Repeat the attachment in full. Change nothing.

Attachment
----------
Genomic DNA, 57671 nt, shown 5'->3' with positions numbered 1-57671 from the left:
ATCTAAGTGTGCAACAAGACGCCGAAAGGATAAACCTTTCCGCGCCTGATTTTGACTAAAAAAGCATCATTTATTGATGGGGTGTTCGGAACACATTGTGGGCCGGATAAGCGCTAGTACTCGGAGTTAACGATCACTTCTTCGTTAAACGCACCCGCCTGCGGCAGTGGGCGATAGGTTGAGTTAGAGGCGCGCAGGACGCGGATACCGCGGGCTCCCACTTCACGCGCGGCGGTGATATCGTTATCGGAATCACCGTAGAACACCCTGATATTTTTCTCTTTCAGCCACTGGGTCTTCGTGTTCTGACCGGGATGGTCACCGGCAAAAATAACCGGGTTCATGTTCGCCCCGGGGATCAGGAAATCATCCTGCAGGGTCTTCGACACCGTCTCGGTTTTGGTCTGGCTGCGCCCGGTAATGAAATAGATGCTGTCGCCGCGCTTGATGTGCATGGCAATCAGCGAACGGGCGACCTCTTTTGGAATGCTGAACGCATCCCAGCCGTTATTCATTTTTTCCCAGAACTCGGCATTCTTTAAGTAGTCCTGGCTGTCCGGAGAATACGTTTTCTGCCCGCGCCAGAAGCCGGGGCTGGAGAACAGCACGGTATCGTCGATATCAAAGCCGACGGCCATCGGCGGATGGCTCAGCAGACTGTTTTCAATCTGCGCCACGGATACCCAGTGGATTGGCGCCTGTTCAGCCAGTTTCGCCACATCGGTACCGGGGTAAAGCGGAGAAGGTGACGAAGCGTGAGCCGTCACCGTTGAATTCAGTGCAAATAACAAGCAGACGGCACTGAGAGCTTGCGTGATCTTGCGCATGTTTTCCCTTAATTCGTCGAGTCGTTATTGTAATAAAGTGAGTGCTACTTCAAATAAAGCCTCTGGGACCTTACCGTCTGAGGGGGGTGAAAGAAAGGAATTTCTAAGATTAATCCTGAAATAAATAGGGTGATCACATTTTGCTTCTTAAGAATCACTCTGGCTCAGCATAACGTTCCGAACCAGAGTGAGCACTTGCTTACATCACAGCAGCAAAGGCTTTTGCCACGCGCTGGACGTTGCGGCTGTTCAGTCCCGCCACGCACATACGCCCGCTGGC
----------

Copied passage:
Genomic DNA, 57671 nt, shown 5'->3' with positions numbered 1-57671 from the left:
ATCTAAGTGTGCAACAAGACGCCGAAAGGATAAACCTTTCCGCGCCTGATTTTGACTAAAAAAGCATCATTTATTGATGGGGTGTTCGGAACACATTGTGGGCCGGATAAGCGCTAGTACTCGGAGTTAACGATCACTTCTTCGTTAAACGCACCCGCCTGCGGCAGTGGGCGATAGGTTGAGTTAGAGGCGCGCAGGACGCGGATACCGCGGGCTCCCACTTCACGCGCGGCGGTGATATCGTTATCGGAATCACCGTAGAACACCCTGATATTTTTCTCTTTCAGCCACTGGGTCTTCGTGTTCTGACCGGGATGGTCACCGGCAAAAATAACCGGGTTCATGTTCGCCCCGGGGATCAGGAAATCATCCTGCAGGGTCTTCGACACCGTCTCGGTTTTGGTCTGGCTGCGCCCGGTAATGAAATAGATGCTGTCGCCGCGCTTGATGTGCATGGCAATCAGCGAACGGGCGACCTCTTTTGGAATGCTGAACGCATCCCAGCCGTTATTCATTTTTTCCCAGAACTCGGCATTCTTTAAGTAGTCCTGGCTGTCCGGAGAATACGTTTTCTGCCCGCGCCAGAAGCCGGGGCTGGAGAACAGCACGGTATCGTCGATATCAAAGCCGACGGCCATCGGCGGATGGCTCAGCAGACTGTTTTCAATCTGCGCCACGGATACCCAGTGGATTGGCGCCTGTTCAGCCAGTTTCGCCACATCGGTACCGGGGTAAAGCGGAGAAGGTGACGAAGCGTGAGCCGTCACCGTTGAATTCAGTGCAAATAACAAGCAGACGGCACTGAGAGCTTGCGTGATCTTGCGCATGTTTTCCCTTAATTCGTCGAGTCGTTATTGTAATAAAGTGAGTGCTACTTCAAATAAAGCCTCTGGGACCTTACCGTCTGAGGGGGGTGAAAGAAAGGAATTTCTAAGATTAATCCTGAAATAAATAGGGTGATCACATTTTGCTTCTTAAGAATCACTCTGGCTCAGCATAACGTTCCGAACCAGAGTGAGCACTTGCTTACATCACAGCAGCAAAGGCTTTTGCCACGCGCTGGACGTTGCGGCTGTTCAGTCCCGCCACGCACATACGCCCGCTGGC